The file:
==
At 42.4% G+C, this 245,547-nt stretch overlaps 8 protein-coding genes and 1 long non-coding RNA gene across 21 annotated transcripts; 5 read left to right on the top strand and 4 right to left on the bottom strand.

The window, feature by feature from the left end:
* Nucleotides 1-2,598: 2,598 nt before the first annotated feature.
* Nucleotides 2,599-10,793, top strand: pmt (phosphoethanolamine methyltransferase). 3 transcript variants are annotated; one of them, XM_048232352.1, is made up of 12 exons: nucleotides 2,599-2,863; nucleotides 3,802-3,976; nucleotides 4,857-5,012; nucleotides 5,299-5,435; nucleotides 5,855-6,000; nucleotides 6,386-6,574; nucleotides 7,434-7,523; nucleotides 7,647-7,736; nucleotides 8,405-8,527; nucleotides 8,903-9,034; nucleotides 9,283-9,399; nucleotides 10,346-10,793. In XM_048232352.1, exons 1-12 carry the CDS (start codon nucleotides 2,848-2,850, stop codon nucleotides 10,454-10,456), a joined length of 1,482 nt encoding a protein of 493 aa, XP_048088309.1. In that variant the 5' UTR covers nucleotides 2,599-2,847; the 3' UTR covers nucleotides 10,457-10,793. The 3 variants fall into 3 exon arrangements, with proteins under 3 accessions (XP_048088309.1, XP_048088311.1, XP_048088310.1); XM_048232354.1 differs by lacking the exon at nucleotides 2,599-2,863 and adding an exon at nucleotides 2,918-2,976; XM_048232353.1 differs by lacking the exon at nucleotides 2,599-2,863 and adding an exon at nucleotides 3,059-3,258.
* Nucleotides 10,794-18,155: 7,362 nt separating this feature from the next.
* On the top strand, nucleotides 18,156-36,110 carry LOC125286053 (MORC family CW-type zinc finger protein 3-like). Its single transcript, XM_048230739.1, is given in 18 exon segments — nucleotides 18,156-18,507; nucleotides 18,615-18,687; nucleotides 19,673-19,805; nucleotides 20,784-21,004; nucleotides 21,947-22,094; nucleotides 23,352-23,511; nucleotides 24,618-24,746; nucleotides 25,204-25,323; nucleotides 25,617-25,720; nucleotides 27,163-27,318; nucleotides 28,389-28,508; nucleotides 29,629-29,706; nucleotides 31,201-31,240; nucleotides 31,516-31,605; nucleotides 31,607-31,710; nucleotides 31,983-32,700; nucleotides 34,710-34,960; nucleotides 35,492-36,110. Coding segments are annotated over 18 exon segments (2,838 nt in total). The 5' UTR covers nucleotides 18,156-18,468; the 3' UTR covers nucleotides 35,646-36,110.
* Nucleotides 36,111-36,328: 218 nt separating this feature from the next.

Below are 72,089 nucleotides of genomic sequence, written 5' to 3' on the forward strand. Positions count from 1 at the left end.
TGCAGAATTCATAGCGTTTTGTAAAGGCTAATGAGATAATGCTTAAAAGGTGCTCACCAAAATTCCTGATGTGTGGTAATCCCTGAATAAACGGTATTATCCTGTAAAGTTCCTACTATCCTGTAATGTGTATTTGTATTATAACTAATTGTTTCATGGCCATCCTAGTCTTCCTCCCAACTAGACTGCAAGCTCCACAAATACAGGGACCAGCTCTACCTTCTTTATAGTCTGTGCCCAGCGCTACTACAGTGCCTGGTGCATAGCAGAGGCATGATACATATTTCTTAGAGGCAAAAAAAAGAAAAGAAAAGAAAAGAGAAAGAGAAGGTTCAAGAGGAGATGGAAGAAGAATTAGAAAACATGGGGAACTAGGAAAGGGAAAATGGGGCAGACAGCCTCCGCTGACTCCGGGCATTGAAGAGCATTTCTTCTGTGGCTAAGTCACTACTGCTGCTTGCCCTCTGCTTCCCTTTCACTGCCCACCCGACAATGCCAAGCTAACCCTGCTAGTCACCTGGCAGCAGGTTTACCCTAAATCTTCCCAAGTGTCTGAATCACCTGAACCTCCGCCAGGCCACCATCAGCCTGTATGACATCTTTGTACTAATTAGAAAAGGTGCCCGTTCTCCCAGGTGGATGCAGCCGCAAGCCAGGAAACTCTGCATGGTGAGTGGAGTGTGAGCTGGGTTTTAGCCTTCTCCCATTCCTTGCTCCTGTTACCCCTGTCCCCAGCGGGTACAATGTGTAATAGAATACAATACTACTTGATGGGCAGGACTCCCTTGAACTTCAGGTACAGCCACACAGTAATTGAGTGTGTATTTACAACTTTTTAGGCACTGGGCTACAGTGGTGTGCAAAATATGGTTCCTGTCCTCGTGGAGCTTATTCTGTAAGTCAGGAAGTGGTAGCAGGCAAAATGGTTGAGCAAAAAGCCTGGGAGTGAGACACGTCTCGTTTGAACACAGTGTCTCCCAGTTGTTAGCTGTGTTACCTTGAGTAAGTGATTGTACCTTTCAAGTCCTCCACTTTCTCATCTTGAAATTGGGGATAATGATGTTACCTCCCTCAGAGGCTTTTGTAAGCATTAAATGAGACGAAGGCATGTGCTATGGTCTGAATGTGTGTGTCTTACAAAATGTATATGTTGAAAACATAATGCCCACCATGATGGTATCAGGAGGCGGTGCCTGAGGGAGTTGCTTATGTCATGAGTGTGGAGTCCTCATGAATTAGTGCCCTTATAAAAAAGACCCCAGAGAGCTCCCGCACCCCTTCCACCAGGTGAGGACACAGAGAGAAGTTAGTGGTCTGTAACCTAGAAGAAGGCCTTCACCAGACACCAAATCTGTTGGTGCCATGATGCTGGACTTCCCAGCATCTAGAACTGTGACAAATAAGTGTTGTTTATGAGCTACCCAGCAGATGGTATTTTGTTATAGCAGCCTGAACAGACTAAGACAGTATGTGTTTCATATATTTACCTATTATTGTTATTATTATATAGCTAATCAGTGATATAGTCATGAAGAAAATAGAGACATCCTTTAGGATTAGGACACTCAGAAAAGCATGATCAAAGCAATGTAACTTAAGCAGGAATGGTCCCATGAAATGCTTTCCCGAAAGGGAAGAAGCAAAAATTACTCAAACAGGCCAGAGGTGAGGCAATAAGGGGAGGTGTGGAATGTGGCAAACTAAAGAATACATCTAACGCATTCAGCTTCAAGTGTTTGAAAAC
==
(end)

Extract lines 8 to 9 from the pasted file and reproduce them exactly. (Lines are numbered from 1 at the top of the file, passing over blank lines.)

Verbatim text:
Below are 72,089 nucleotides of genomic sequence, written 5' to 3' on the forward strand. Positions count from 1 at the left end.
TGCAGAATTCATAGCGTTTTGTAAAGGCTAATGAGATAATGCTTAAAAGGTGCTCACCAAAATTCCTGATGTGTGGTAATCCCTGAATAAACGGTATTATCCTGTAAAGTTCCTACTATCCTGTAATGTGTATTTGTATTATAACTAATTGTTTCATGGCCATCCTAGTCTTCCTCCCAACTAGACTGCAAGCTCCACAAATACAGGGACCAGCTCTACCTTCTTTATAGTCTGTGCCCAGCGCTACTACAGTGCCTGGTGCATAGCAGAGGCATGATACATATTTCTTAGAGGCAAAAAAAAGAAAAGAAAAGAAAAGAGAAAGAGAAGGTTCAAGAGGAGATGGAAGAAGAATTAGAAAACATGGGGAACTAGGAAAGGGAAAATGGGGCAGACAGCCTCCGCTGACTCCGGGCATTGAAGAGCATTTCTTCTGTGGCTAAGTCACTACTGCTGCTTGCCCTCTGCTTCCCTTTCACTGCCCACCCGACAATGCCAAGCTAACCCTGCTAGTCACCTGGCAGCAGGTTTACCCTAAATCTTCCCAAGTGTCTGAATCACCTGAACCTCCGCCAGGCCACCATCAGCCTGTATGACATCTTTGTACTAATTAGAAAAGGTGCCCGTTCTCCCAGGTGGATGCAGCCGCAAGCCAGGAAACTCTGCATGGTGAGTGGAGTGTGAGCTGGGTTTTAGCCTTCTCCCATTCCTTGCTCCTGTTACCCCTGTCCCCAGCGGGTACAATGTGTAATAGAATACAATACTACTTGATGGGCAGGACTCCCTTGAACTTCAGGTACAGCCACACAGTAATTGAGTGTGTATTTACAACTTTTTAGGCACTGGGCTACAGTGGTGTGCAAAATATGGTTCCTGTCCTCGTGGAGCTTATTCTGTAAGTCAGGAAGTGGTAGCAGGCAAAATGGTTGAGCAAAAAGCCTGGGAGTGAGACACGTCTCGTTTGAACACAGTGTCTCCCAGTTGTTAGCTGTGTTACCTTGAGTAAGTGATTGTACCTTTCAAGTCCTCCACTTTCTCATCTTGAAATTGGGGATAATGATGTTACCTCCCTCAGAGGCTTTTGTAAGCATTAAATGAGACGAAGGCATGTGCTATGGTCTGAATGTGTGTGTCTTACAAAATGTATATGTTGAAAACATAATGCCCACCATGATGGTATCAGGAGGCGGTGCCTGAGGGAGTTGCTTATGTCATGAGTGTGGAGTCCTCATGAATTAGTGCCCTTATAAAAAAGACCCCAGAGAGCTCCCGCACCCCTTCCACCAGGTGAGGACACAGAGAGAAGTTAGTGGTCTGTAACCTAGAAGAAGGCCTTCACCAGACACCAAATCTGTTGGTGCCATGATGCTGGACTTCCCAGCATCTAGAACTGTGACAAATAAGTGTTGTTTATGAGCTACCCAGCAGATGGTATTTTGTTATAGCAGCCTGAACAGACTAAGACAGTATGTGTTTCATATATTTACCTATTATTGTTATTATTATATAGCTAATCAGTGATATAGTCATGAAGAAAATAGAGACATCCTTTAGGATTAGGACACTCAGAAAAGCATGATCAAAGCAATGTAACTTAAGCAGGAATGGTCCCATGAAATGCTTTCCCGAAAGGGAAGAAGCAAAAATTACTCAAACAGGCCAGAGGTGAGGCAATAAGGGGAGGTGTGGAATGTGGCAAACTAAAGAATACATCTAACGCATTCAGCTTCAAGTGTTTGAAAAC